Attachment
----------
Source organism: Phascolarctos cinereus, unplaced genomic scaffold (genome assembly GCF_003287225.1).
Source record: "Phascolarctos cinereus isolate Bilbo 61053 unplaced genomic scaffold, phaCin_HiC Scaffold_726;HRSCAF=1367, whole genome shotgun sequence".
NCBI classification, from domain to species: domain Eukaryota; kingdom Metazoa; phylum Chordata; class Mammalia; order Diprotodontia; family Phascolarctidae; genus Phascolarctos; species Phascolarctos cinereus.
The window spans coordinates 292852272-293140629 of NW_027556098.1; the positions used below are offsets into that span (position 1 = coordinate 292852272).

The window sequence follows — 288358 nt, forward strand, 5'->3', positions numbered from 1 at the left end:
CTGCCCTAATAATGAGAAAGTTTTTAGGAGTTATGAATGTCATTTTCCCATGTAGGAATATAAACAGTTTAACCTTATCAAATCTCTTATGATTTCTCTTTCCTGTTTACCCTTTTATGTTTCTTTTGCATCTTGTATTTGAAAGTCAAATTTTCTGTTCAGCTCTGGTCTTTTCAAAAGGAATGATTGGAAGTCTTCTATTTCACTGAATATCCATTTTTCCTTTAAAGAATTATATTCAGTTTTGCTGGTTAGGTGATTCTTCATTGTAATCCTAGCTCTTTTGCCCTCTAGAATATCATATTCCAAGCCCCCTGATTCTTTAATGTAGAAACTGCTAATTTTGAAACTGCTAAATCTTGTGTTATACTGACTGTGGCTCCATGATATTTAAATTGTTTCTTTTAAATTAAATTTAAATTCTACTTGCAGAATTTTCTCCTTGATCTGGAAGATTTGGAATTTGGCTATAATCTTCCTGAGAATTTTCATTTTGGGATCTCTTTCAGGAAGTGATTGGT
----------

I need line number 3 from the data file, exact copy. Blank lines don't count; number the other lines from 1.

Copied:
NCBI classification, from domain to species: domain Eukaryota; kingdom Metazoa; phylum Chordata; class Mammalia; order Diprotodontia; family Phascolarctidae; genus Phascolarctos; species Phascolarctos cinereus.